As you only broke the hot link.

Which would explain the next comment
" I tested between the hot and the now disconnected neutral and got power".
Think about it !
Do you understand now ?
Please let me know if you dont !
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Old 12-11-2012, 12:37 AM   #8
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Neutral on a dead circuit


Then the neutral and earth for the the top recepticule
would still be pig tailed to the bottom of recepticule !
As you only broke the hot link.



I broke off both tabs so there is no pigtailed neutral at the existing outlet. The only pigtailed neutral is in the new outlet. All of the grounds at both receptacles are pigtailed and connected to the ground screw. The three wire is not hooked up in the panel yet it is stripped and capped off at the other end. This will not be a shared neutral 240 circuit. It is only going to be one leg swiched with an intermatic timer and the other leg always hot. One circuit not a mwbc.

If a separate cable hot wire comes in to feed the other half of the duplex receptacle then you must break off the tabs on both sides and each half have its own neutral accompanying its hot wire in the respective cable back to the panel.

Meanwhile all ground wires from all cables are tied together inside the box with one end or pigtail reaching the receptacle green screw.


That is exactly what I did. I am trying to figure out why I am getting a completed circuit on a cable that does not yet have the neutral wire hooked up to the neutral bus in the panel. The only thing I can figure is that the ground is somehow shorted to the neutral at one of the devices or in the cable itself. I will take it all apart tomorrow.



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Old 12-11-2012, 12:38 AM   #9
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Neutral on a dead circuit


Quote:
Originally Posted by Rochsolid View Post
Th way unread it is that he is feeding the receptacle with 12/3. Perfectly acceptable to share a neutral
I agree. There is no reason to bring power from another circuit if a 12/3 G homerun is ran to the receptacle. Just break the hot tab run a 12/3 to the timer then you will have a switched wire back to the receptacle. connect the black of 12/3 from panel to the receptacle 1/2 you want constant power and you now essentially have 2 20 amp circuits serving each half of the receptatcle sharing a neutral.
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Old 12-11-2012, 09:10 AM   #10
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Neutral on a dead circuit


Reviewing the bidding:

The new receptacle has one half controlled by the timer and fed with the red wire of the 12-3. The other half is always hot and fed with the black wire of the 12-3. The neutral side tab should not be broken. If you did break it then use two white pigtails from the 12-3 white wire to connect to the two silver screws (or buy a new receptacle).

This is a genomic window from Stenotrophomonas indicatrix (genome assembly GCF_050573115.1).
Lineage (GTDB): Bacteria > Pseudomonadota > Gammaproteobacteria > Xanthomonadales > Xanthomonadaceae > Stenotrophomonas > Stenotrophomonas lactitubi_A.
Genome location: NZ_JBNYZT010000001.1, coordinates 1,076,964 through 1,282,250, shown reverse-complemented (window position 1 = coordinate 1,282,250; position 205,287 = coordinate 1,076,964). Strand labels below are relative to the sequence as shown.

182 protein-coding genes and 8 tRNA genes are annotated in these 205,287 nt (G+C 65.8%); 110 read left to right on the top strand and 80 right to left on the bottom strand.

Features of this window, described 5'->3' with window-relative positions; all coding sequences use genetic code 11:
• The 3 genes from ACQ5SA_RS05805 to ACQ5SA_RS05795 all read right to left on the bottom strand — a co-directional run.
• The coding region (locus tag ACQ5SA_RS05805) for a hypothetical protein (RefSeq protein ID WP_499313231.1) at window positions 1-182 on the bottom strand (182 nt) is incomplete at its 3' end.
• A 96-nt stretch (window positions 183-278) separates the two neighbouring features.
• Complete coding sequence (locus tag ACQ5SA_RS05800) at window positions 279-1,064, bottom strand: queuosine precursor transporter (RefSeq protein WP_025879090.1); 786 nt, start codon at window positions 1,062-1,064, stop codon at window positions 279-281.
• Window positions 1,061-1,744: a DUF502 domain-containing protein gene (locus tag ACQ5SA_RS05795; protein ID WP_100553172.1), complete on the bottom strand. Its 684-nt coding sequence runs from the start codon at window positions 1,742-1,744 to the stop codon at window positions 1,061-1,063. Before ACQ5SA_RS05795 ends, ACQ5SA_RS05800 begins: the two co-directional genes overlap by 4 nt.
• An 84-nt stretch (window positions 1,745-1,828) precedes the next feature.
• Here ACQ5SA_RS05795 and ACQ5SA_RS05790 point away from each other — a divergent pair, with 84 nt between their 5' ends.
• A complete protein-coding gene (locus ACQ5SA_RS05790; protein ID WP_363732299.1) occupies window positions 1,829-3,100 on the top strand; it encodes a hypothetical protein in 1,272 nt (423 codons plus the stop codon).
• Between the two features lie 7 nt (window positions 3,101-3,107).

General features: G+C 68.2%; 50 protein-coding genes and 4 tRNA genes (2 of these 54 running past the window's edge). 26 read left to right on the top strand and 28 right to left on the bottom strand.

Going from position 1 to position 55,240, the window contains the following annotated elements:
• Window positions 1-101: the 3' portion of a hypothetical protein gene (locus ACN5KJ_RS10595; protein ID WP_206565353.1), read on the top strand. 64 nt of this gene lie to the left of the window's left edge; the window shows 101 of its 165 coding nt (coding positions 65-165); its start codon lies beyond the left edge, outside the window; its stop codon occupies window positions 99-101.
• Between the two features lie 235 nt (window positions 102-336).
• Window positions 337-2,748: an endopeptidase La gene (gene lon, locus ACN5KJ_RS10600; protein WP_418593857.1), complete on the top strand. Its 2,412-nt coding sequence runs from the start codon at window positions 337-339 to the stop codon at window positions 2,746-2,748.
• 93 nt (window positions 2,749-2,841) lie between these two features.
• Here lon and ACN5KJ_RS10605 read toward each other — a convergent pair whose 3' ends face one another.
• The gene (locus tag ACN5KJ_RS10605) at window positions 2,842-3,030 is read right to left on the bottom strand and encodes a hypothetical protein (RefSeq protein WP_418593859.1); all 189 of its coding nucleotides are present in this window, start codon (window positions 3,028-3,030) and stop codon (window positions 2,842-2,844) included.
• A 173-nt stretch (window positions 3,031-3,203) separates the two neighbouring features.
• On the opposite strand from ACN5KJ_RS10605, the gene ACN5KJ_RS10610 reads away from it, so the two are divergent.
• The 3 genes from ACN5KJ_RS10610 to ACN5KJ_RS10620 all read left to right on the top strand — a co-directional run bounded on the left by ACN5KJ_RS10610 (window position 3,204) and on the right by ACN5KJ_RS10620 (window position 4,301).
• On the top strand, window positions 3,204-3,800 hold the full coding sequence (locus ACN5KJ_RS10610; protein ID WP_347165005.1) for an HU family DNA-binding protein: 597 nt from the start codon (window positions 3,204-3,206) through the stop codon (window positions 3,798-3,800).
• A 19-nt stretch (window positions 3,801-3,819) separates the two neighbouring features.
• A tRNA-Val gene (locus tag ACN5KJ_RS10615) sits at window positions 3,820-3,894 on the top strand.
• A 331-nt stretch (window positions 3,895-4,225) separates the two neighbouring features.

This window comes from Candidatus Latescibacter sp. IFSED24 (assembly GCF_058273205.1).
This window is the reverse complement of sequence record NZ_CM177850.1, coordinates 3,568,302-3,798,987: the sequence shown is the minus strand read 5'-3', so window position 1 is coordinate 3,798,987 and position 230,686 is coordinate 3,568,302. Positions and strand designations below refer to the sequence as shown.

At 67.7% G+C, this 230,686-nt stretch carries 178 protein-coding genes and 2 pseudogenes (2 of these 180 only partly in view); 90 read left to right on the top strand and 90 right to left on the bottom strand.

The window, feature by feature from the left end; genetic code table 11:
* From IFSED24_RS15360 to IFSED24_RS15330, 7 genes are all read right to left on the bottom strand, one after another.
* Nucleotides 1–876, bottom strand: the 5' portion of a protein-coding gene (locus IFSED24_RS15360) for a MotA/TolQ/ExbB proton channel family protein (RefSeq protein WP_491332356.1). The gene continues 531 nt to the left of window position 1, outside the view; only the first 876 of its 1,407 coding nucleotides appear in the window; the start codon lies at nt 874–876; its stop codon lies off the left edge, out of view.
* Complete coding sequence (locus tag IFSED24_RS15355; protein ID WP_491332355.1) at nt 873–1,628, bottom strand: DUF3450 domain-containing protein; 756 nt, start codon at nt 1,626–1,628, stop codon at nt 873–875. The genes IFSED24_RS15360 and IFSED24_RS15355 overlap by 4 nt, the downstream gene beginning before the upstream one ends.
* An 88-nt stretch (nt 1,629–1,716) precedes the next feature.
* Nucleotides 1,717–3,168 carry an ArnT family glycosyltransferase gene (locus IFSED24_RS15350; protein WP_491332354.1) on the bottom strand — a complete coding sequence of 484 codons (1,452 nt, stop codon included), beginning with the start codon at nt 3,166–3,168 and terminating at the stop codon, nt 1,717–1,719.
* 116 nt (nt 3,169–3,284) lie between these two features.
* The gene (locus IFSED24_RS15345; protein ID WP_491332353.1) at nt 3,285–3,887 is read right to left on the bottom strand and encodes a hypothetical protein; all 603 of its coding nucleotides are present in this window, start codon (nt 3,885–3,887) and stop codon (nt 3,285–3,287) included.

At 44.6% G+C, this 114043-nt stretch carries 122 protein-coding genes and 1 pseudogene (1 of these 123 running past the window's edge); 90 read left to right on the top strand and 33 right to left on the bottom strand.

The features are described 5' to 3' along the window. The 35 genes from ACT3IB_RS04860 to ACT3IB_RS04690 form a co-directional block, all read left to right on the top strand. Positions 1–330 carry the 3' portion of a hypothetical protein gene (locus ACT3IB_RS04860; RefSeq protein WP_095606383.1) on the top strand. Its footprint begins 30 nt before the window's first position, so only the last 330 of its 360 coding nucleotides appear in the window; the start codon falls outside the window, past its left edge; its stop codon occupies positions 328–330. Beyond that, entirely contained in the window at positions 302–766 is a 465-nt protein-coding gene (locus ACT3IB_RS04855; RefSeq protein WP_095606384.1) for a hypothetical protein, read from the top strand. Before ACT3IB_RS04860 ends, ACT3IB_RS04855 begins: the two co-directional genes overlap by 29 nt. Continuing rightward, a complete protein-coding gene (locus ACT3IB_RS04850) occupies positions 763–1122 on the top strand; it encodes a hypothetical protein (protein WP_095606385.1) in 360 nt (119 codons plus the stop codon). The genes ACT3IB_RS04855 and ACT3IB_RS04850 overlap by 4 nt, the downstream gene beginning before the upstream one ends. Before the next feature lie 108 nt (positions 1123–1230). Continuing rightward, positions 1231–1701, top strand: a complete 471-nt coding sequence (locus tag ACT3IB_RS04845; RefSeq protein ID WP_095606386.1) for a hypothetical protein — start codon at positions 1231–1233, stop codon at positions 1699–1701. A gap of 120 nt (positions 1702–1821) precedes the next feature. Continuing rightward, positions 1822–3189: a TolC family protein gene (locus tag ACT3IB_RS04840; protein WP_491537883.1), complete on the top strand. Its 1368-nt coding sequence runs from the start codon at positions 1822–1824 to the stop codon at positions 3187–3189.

Quote:
Originally Posted by teamo View Post
... I broke off both tabs at the existing outlet so there is no pigtailed neutral.
Correct, given that half of the existing receptacle will be fed from the new receptacle location and the other half will be fed from the existing circuit. Double check to be sure that wire ends don't stick out too far and touch things they should not, notably where they are screwed onto the receptacle and the pad for the other neutral screw, the two formerly bridged (bonded) with the tab, is very close.

With the 12-3 not connected at the panel yet both of the new receptacle halves and also the half of the existing receptacle fed from the new location should all be dead.

You should get zero volts between any two of the three: hot, neutral, ground at the new receptacle and zero volts between hot of the existing circuit and neutral of the new circuit over at the existing receptacle. Do not use the ohms or continuity function of the meter with the power on.
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Last edited by AllanJ; 12-11-2012 at 09:24 AM.
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Old 12-11-2012, 01:10 PM   #11
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Neutral on a dead circuit


I pulled everything apart. All grounds untwisted, all neutrals, and all hots. Powered up the circuit. Hot to neutral on the old live circuit lights up the neon tester as it should. Hot on the live circuit and neutral on the disconnected circuit and the neon light lit up very faintly. I removed the 12/2 feeding the old receptacle and pulled a new 12/2 cable. I figured something must have pierced the wire, maybe a nail or something in the wall. Tried the same thing with the new cable with nothing twisted and all conductors spread far apart. Still got the faint light on the tester. Could this be some kind of phantom voltage? For now I am going to just cap off the existing circuit and use the new feed from the panel for both receptacles.